The Land Rover Defender is a classic off–road vehicle that has been beloved by enthusiasts for decades. It has a rugged, iconic design and the ability to tackle even the toughest terrain. But if you’re looking to restore a Land Rover Defender to its former glory, it’s important to have a quality control process in place to ensure that the restoration is done correctly and to the highest standard.
Options for Building a Classic Land Rover Defender
When it comes to restoring or building a classic Land Rover Defender, there are many different companies that specialize in this type of work. From the full restoration of existing Defenders to complete custom builds, you have a lot of options.
Having an in-house, fully functioning, and staffed restoration workshop is extremely important to any complete build – as it provides the opportunity to correct any flaws that have been present in the build. With many Defender “dealers” and “sellers” building their projects at off-site locations under contract with third-party vendors, these systems are often not in place. There is a significant risk of missing critical quality control inspection steps – as there is little accountability in this type of restoration business model.
At Bishop+Rook, we have a robust quality control process across all of our global locations to ensure our Defenders are some of the best in the industry. Being a specialty workshop focused on restoring only Land Rovers ensures that all parts and pieces are perfectly adjusted, and all issues are resolved before the new owners take their project home.
Without this direct access to this expertise, any flaws or issues that arise with the build will remain hidden or unresolved, and the Defender will not be able to reach its full potential. We have heard far too many disappointing stories of people buying Defenders from overseas sellers where expectations were not in line with the final delivery.
The Bishop+Rook Quality Assurance
Having a quality control process in place is essential when restoring a classic Land Rover Defender. Our quality control helps to ensure that the restoration process is done correctly and that the vehicle will be safe to drive and reliable. A quality control process should include a thorough inspection of the vehicle’s body and frame, as well as an evaluation of the engine and other mechanical components.
It’s also important to have a team of experienced mechanics and technicians who have the knowledge and skill to properly restore the vehicle – in addition to high ethical standards. We often see previous owners or other workshops cutting corners, using sub-standard parts, or taking questionable approaches toward restoration.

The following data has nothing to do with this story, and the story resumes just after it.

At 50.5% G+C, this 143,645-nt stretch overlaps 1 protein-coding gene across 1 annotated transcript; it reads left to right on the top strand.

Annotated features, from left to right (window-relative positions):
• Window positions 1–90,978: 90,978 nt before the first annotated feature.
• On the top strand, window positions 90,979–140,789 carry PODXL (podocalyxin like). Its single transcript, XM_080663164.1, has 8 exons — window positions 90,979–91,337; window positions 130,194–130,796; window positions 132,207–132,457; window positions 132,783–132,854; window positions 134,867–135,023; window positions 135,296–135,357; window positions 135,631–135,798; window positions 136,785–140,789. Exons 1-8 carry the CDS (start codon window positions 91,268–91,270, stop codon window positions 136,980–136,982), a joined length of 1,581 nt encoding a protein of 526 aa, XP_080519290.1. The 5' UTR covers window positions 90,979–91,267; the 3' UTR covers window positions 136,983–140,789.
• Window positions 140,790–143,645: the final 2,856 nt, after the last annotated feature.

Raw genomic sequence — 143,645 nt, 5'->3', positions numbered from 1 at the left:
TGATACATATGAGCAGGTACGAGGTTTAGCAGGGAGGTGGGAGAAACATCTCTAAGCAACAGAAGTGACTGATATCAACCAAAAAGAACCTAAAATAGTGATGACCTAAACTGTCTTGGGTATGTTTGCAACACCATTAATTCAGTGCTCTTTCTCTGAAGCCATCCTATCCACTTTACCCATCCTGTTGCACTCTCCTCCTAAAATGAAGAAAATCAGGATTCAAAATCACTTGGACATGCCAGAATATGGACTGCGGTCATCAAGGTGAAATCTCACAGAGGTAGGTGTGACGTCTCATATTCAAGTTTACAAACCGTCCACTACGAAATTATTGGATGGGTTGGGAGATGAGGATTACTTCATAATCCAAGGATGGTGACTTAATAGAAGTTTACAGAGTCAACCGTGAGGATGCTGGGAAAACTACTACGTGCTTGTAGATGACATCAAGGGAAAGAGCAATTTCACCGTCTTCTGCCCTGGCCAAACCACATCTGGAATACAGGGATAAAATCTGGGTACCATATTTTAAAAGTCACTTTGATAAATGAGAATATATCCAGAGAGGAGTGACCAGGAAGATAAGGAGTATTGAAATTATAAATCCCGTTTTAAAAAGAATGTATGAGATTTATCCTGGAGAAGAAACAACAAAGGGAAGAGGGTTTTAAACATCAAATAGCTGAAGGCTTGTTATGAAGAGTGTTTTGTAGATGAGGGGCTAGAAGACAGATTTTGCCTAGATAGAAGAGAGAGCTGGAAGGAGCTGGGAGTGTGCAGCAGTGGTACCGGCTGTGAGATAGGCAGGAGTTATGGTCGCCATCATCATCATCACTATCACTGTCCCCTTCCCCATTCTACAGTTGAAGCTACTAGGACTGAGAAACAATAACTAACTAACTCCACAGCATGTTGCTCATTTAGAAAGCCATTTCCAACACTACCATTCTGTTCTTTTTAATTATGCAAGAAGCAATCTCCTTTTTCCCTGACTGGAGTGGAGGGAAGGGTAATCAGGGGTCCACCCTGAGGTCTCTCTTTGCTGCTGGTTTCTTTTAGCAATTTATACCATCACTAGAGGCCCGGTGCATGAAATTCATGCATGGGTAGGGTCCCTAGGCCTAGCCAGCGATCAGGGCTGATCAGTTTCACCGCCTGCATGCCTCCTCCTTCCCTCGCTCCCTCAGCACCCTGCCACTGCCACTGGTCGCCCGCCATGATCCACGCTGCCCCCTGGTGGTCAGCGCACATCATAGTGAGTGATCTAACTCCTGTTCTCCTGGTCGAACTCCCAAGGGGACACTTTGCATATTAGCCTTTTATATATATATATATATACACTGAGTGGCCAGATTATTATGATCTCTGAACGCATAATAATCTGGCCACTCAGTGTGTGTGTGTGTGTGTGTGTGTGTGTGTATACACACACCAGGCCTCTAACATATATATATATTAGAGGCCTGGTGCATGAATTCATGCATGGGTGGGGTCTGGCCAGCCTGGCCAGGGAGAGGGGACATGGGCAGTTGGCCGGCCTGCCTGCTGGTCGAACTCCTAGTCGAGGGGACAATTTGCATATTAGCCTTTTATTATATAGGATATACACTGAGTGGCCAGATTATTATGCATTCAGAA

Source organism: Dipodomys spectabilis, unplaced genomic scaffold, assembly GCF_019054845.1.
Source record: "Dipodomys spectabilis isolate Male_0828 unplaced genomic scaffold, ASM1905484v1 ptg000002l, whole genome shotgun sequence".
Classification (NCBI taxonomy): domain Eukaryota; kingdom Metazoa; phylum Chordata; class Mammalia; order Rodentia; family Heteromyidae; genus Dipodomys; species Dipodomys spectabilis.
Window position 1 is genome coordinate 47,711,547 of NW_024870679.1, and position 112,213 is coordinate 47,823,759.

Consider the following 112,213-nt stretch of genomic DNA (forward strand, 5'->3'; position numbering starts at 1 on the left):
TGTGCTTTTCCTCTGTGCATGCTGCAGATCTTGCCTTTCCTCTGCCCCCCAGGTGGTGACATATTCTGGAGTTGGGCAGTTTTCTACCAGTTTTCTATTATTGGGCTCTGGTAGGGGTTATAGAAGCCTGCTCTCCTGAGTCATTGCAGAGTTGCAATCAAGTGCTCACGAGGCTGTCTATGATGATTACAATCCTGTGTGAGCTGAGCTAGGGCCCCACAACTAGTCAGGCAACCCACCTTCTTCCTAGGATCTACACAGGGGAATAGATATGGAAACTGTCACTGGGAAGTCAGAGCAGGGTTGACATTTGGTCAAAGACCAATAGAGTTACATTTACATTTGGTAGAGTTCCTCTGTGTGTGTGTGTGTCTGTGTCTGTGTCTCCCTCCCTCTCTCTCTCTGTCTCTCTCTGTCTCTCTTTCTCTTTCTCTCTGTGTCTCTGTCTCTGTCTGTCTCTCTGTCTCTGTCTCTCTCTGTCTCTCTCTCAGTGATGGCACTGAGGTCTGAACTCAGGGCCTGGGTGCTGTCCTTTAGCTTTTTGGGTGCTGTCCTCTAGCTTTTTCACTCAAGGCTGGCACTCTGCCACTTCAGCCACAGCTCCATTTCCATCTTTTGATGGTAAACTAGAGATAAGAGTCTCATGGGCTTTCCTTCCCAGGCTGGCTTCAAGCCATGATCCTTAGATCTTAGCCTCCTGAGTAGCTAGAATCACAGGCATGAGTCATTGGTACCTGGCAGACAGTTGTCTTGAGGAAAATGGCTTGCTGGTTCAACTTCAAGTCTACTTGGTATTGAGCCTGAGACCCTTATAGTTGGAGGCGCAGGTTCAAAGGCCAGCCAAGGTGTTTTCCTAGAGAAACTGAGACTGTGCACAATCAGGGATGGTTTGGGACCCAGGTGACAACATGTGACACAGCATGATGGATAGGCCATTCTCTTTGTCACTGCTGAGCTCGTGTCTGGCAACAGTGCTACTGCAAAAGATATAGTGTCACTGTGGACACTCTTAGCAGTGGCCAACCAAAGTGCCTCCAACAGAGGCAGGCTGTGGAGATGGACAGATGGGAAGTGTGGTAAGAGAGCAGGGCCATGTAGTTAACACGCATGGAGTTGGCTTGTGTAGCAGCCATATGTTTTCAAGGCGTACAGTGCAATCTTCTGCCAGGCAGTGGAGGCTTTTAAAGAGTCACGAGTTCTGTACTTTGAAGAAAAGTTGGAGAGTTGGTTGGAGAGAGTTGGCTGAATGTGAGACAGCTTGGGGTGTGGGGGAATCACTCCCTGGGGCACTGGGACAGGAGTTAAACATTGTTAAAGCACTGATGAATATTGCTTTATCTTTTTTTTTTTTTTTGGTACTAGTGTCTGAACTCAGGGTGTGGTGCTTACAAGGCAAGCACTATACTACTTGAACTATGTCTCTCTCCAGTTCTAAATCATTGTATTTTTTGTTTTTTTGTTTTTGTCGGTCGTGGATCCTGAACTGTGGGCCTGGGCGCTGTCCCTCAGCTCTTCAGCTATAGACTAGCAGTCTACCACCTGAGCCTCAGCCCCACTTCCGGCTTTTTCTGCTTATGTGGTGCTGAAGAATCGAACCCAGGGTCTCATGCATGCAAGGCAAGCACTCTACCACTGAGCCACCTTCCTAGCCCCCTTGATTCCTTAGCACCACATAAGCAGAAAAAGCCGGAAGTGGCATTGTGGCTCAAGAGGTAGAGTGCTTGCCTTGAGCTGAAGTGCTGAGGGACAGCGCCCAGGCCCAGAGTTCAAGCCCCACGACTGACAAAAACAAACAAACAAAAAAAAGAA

While we are experts in building and restoring vintage Land Rovers – mistakes can be made, parts can fail, and adjustments will need to be made through the entire build process. We firmly believe in checking our work.
It’s essential to use quality parts and materials when restoring a Land Rover Defender, as this can help to ensure that the vehicle is reliable and safe to drive. New parts can fail – even OEM and Offical Land Rover parts. Seals can leak if not properly installed and/or checked once the initial test miles are completed.
The Post-Restoration Quality Check
When inspecting a newly completed vintage Land Rover Defender build for safety and quality control, it is important to test all the critical components of the project – suspension, brakes, electrical, and mechanical. The vehicle is thoroughly inspected inside and out, including the undercarriage, brakes, suspension, and steering. Once the inspection is complete, the engine is cycled through a series of starts/stops, including a break-in period where we put the engine through a series of heat cycles and adjustments.
Additionally, we do an extensive test of the electrical components, with lights, switches, and accessories inspected for proper operation. Upon inspection completion, any deficiencies should be addressed before the vehicle is considered roadworthy for the initial test miles.
Test Miles and Shakedown Drives
We use a standard of 300 miles of testing post-restoration for all Defender restoration projects. Putting 300 test miles on a new Defender restoration is a great way to ensure that all the hard work put into it is paying off. It‘s essential to test the vehicle at various speeds and driving conditions to identify any issues that may need to be addressed. During the testing process, the brakes, transmission, and engine should all be checked for proper performance. After the 300 miles have been completed and any potential issues have been addressed, the Defender is ready to hit the road and take the owner to their next great adventure.
Adjustments and Tweaks
Making adjustments and tweaks to a newly completed Land Rover Defender restoration is an important part of the build process before signing off and sending it to the customer. This includes making sure all the parts are functioning as they should, ensuring all the safety features are up to standard, ensuring the paint job is flawless, and that all the mechanical systems are running smoothly.
Additionally, the customer is consulted on any changes that might need to be made to the build, interior components, stereo system, accessories, or mechanical tuning. All of these adjustments and tweaks are considered before the project is signed off and sent to the new caretakers, ensuring our customer is happy with the restoration and that the vehicle is in the best possible condition for them to enjoy.